Tigers, rhinos, and elephants, oh my! Malaysia is a nature-lover’s dream. The “megadiverse” country is home to an estimated 20 percent of the world’s animal species and offers a variety of ecosystems to sustain them. Wildlife expeditions, bird watching tours, jungle trekking, and other adventures allow visitors to get up close and personal with nature in a way that is possible in very few other locales.

Malaysia has about 210 mammal species, including its spectacular “big cats,” the Indochinese Tiger, the Clouded Leopard, and the endemic Malayan Tiger. There are many other endemic species in Malaysia’s jungles and forests as well: Kinabalu ferret badgers, Kinabalu black shrews, Brooke’s tree squirrels, and Hose’s palm civets can only be found in the Borneo Mountains. In addition, there are 620 species of birds, 250 species of reptiles, and, perhaps not as delightful to visitors, thousands of insect species. Be wary of fire ants, giant honeybees, and scorpions! The many butterfly species, though, remind us that insects are incredible, too.

Life under the surface of Malaysia’s waters is as rich and dazzling with thousands of fish, sea snake, and coral species. Whale sharks, hammerhead sharks, and reef sharks patrol the water, and fishermen angle for Blue marlin and tuna. The Sula Sea alone features 1200 fish species, 600 coral species, 20 sea snake species, and five sea turtle species. Visitors can see many of these if they take the plunge into the cerulean water. Locales like Sipadan Island offer astonishing biodiversity and your choice of dive operations so you can gear up and explore.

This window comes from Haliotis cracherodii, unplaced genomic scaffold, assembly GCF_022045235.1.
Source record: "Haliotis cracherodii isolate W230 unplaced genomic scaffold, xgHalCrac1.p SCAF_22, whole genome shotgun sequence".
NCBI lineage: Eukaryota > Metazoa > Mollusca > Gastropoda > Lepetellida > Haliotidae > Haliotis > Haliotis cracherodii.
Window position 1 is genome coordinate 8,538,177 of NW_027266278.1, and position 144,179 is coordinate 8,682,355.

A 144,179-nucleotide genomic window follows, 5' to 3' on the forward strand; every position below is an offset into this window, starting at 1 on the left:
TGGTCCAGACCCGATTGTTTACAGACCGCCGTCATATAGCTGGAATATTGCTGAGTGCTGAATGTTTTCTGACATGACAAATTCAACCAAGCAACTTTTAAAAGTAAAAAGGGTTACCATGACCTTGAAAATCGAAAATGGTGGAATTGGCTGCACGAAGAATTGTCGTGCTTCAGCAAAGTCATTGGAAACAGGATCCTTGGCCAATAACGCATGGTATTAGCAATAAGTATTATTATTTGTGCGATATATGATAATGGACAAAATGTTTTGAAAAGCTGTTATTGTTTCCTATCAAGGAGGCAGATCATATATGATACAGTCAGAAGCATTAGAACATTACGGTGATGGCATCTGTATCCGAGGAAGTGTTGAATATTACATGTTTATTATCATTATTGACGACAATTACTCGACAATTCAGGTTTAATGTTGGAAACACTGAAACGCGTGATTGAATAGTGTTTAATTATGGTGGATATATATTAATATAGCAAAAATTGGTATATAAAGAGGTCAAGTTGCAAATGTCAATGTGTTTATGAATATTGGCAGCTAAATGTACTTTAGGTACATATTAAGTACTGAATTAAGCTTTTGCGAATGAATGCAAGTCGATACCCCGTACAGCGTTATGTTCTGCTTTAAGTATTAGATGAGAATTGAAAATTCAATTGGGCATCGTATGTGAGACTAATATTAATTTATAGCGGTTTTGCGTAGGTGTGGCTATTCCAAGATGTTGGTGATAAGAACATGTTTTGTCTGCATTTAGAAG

There is no shortage of thrilling ways to experience Malaysia’s stunning wildlife. From kayaking down mangrove-lined rivers and trekking through Langkawi Lowland to taking in a butterfly tour and seeing the view from above as you stroll along the canopy walkway in the Sedim Rainforest. Thirty meters up, 925 meters long, this is the longest canopy walkway in the world, and it is your chance to see many species that are available to most of us in books and pictures only.

Malaysia is a treasure to be protected; its biodiversity is threatened by issues like over-logging and deforestation. Visitors can help protect these important ecosystems by taking nothing but pictures and leaving nothing but footprints, as well as treading carefully whenever possible. It’s the least we can do in exchange for the magnificent show that awaits Malaysia’s visitors.

Enid Glasgow